Wednesday, December 13

Banking Terms–Credit Default Swap

Google+ Pinterest LinkedIn Tumblr +

Banking Terms—Credit Default Swap

Bankers love to use arcane terms that are so much Greek to the rest of us. One we have heard often these days is “credit default swap”. This phrase has appeared in many articles about the meltdown that occurred among big banks starting in 2008. Those who wrote the articles either did not understand the phrase or assumed their readers were too stupid to understand it. Whatever the reason, they did not explain what it means, and covered their tracks by calling it a “complex” concept. I suspect they did not elaborate on what it means because they did not know. It is not really that difficult to grasp. Basically, it is an insurance policy.

Without getting into all the funny phrases bankers like, here is how it works. Company ABC holds a note for money borrowed by company XYZ. This is fine for ABC, as long as XYZ makes the payments. There is a risk involved, though, namely, that XYZ will have a problem and be unable to pay. So ABC decides to buy some insurance from DEF Corporation. In return for regular payments, DEF agrees to assume the risk if XYZ defaults on the note.

This method for spreading risk was originally devised and used by JP Morgan in the 1990s. It has worked very well and created a lot of income for many investment companies. When the economy was booming, risk was spread out all over the place. Apparently, the really brilliant guys that were moving this kind of paper did not discover what might happen if the entity that took out the original loan did not pay—and the party acting as insurer did not have the funds to cover the loss. Lots of different companies bought these so-called “securities” with the intention of reselling them. They knew they did not have the cash on hand to cover the loan if the original party defaulted.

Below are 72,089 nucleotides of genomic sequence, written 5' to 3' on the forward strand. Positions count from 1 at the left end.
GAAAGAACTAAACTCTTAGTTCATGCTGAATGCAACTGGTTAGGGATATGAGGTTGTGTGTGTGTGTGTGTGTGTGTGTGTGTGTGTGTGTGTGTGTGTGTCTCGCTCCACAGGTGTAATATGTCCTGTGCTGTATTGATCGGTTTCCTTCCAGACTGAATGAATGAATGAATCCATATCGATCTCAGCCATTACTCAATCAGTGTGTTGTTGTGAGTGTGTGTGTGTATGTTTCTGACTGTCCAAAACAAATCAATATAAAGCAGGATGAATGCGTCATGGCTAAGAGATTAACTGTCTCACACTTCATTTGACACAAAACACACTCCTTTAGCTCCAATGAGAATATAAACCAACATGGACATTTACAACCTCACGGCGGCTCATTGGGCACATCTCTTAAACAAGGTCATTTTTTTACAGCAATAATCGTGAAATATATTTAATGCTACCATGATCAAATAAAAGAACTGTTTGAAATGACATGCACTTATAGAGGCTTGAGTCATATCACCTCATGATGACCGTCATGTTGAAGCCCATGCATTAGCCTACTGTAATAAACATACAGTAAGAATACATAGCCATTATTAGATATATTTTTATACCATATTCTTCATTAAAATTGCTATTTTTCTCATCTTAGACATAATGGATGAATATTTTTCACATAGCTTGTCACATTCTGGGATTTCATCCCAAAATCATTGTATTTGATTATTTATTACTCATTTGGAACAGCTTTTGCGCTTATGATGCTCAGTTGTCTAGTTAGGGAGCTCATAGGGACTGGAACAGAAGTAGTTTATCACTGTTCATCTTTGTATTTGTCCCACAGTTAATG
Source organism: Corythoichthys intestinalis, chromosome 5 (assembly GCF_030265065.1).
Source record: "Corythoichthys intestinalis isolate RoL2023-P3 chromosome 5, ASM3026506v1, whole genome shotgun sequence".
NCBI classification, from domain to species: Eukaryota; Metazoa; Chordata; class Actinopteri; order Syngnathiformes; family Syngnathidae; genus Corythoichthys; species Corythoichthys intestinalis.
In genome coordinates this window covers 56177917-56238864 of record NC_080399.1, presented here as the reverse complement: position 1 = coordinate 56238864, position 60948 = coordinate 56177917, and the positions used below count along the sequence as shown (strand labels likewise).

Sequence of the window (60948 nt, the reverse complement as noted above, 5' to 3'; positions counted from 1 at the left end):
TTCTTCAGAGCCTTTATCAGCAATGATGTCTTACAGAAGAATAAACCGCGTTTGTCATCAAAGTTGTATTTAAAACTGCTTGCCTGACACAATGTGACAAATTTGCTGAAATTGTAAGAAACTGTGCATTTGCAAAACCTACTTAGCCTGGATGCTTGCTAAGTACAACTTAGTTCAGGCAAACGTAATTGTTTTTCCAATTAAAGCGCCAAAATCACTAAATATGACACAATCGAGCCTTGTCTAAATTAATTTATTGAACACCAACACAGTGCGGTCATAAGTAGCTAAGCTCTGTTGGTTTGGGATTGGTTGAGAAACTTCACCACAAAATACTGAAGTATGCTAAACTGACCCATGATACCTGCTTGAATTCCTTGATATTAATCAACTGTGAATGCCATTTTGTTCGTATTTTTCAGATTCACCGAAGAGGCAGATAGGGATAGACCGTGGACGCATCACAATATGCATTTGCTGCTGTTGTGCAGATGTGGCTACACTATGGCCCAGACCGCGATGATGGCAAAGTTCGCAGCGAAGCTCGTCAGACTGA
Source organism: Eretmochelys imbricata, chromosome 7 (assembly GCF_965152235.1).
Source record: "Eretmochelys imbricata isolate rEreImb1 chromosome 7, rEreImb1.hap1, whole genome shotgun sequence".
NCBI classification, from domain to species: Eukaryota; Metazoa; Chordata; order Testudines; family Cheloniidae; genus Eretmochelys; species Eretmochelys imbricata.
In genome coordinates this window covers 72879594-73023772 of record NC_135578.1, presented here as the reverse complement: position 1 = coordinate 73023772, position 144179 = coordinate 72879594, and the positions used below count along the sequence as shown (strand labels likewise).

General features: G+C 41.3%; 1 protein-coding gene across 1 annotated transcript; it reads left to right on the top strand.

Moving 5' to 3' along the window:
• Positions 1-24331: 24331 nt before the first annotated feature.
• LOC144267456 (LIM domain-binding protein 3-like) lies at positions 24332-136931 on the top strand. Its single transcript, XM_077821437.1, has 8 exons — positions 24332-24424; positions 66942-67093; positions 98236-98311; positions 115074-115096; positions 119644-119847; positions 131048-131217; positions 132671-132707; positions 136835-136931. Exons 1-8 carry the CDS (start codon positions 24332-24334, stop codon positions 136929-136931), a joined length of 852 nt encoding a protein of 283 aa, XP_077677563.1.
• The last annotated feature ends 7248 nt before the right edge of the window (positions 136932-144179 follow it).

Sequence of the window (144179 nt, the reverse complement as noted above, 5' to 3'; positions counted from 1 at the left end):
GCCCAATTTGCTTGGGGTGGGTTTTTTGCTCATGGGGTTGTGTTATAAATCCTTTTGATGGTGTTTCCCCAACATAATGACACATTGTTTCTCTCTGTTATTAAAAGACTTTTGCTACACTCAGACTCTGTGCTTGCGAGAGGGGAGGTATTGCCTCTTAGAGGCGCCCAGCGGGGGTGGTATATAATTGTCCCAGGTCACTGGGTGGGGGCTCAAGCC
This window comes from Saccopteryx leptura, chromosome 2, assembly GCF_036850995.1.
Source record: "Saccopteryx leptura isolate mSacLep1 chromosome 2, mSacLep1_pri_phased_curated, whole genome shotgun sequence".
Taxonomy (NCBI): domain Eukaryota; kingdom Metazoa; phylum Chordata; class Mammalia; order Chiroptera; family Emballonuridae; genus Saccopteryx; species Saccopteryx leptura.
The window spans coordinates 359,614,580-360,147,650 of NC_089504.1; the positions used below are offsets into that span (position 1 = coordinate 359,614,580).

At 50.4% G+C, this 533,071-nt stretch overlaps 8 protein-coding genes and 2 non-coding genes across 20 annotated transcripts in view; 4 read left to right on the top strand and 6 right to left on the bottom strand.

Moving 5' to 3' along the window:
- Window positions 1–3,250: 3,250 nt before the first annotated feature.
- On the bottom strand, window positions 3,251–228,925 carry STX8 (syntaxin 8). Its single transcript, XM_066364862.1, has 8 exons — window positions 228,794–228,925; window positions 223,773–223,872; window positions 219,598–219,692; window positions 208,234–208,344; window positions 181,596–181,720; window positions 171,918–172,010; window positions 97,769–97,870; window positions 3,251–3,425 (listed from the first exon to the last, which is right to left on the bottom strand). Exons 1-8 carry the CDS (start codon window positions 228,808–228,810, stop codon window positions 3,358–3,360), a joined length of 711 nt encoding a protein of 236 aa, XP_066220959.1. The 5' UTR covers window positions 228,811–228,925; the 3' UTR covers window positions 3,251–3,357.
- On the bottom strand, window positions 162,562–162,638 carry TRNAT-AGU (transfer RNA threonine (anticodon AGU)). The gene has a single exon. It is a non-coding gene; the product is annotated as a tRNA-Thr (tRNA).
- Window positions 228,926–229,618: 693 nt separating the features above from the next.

The housing market tanked, foreclosures skyrocketed, and many companies could not cover the loans they had agreed to insure. And the world blew up (economically). Sometimes these instruments changed hands a dozen times; sometimes different companies owned pieces of the same instrument. In some cases it was difficult to disentangle everything and find out which entity was actually liable. 

Share.

About Author

Leave A Reply